What MAY be an actual production sketch of the wall. I based much of my build on this photo.
So, now that I knew want scale I was working in, the next step was to figure out how big the scene would be. I figured that a two foot wide by one foot deep diorama would allow enough room to have all the display elements in the scene without being
too crowded. I made a rough full size sketch of the wall and gate using the Kong figure as a ruler so to speak.
My plan had always been to use 1” thick sheets of insulation foam as the basic starting point because of the light weight and ease
of cutting and carving. The maximum height of the wall (not counting the gong structure) would be 16” and spanning 24” which was the total width of the base. The doors would be about 3 ½ ” x 11” each and they would be stick built
and functioning for better detailing opportunities.
I used a layered technique for the buttresses which, depending on their design and placement, were one or two layers of 1/8” and 1/4” foam board from which the cardboard was removed (it
peals off pretty easily). Be sure to use PVA based adhesives to glue the foam together. I'll usually randomly poke very shallow holes in the surfaces that will be glued but out of sight to give the glue something to “bite” into. Under NO circumstance
use ANY solvent based glues or adhesives because the solvents WILL melt the foam!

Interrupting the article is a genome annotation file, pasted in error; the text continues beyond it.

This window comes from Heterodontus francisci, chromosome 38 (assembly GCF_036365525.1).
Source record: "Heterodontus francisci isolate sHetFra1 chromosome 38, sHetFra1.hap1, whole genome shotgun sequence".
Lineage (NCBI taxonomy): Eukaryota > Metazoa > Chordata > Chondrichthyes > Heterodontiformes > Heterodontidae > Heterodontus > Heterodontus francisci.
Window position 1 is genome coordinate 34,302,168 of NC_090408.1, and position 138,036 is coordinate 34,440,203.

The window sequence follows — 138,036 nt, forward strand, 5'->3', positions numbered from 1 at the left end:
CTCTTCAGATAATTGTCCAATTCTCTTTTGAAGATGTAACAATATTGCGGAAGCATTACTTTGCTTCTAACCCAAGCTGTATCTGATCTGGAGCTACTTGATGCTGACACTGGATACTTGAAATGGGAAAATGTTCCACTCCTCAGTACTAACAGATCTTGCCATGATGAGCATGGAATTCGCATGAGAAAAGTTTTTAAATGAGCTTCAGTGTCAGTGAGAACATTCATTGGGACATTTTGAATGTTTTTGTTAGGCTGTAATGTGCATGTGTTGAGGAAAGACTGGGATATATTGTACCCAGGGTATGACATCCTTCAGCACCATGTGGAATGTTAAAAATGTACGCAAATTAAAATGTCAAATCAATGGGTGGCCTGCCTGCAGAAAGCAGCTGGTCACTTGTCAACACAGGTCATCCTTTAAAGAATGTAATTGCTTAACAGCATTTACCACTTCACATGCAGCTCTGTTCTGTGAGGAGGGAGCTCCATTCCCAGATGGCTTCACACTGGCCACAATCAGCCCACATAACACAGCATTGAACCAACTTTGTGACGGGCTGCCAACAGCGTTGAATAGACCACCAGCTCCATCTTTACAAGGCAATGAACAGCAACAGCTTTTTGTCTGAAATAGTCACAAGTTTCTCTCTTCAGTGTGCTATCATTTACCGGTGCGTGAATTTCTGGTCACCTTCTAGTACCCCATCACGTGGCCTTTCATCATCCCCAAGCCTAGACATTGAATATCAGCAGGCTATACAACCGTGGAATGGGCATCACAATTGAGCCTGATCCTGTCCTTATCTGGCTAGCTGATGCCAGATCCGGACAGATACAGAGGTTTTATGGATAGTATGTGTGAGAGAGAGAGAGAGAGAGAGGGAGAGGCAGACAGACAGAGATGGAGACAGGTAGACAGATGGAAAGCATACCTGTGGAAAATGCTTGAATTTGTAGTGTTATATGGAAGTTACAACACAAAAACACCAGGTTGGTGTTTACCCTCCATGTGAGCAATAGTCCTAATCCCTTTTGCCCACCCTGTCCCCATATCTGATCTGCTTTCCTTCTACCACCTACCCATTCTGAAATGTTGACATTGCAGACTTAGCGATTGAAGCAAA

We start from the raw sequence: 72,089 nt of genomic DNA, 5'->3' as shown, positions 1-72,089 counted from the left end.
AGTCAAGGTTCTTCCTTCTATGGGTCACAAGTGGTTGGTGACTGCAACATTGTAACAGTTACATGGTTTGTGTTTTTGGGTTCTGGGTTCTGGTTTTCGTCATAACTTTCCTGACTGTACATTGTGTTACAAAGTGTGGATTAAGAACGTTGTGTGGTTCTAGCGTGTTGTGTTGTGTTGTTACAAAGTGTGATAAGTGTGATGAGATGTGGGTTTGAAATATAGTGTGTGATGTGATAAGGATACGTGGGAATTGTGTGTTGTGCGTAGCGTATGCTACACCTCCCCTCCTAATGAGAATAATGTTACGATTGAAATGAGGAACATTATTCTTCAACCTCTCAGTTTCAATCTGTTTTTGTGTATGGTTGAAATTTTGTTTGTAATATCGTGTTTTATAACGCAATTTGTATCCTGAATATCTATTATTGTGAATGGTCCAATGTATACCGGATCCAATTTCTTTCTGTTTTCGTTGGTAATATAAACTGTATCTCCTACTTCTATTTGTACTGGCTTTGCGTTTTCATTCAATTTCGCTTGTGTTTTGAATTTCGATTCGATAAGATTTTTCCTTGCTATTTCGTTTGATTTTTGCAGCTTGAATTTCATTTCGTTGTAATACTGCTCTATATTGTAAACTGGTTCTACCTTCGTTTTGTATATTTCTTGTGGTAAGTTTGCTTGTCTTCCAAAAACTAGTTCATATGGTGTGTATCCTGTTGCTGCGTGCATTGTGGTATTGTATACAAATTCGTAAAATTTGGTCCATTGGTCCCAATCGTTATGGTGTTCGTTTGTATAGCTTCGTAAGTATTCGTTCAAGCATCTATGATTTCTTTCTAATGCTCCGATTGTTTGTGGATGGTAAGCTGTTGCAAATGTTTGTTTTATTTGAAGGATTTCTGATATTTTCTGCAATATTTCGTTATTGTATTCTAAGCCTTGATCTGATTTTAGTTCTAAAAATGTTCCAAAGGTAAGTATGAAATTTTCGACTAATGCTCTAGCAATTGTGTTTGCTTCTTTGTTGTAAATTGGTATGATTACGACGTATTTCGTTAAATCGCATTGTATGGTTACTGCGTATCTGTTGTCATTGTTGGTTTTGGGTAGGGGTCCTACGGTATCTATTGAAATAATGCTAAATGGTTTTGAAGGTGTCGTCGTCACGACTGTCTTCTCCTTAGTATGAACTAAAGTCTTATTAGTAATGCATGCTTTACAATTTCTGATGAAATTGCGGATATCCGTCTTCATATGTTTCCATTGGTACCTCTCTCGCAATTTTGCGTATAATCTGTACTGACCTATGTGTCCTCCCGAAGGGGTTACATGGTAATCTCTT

The next step was to build the wall details, specifically the gong on top of the wall, the huge stairway and the side support structures that held the massive beam that
barred the doors. The gong's pillars, gong, glyph above the doorway, door hinges and stairs were printed on my 3D printer once I found suitable designs on Thingaverse, my 'go to' site for my modeling needs. The great thing about 3D printing is that you can
manipulate the printing recipes to make an object as big or small as you like along with other any tweaks you may need to fit just about any application. I set these parts aside to be installed later.
Once the basic wall was constructed, I used a very
dull dental pick/tool to make the mortar lines. To avoid tearing the foam, the trick is to lay the pointed end of the tool on the foam and drag it towards you to make a impression in the foam. I free handed the lines so they aren't perfectly straight which
was the look I was going for. This process was probably the most time consuming part of the build up since I estimate there are at least several hundred lines on the structure. I tried to make the blocks large but not so much so that it wouldn't destroy the
illusion that the wall had been built by humans. Additionally, the blocks were NOT uniform for the most part to resemble the walls at Machu Picchu suggesting that it was constructed as quickly as possible with what was available.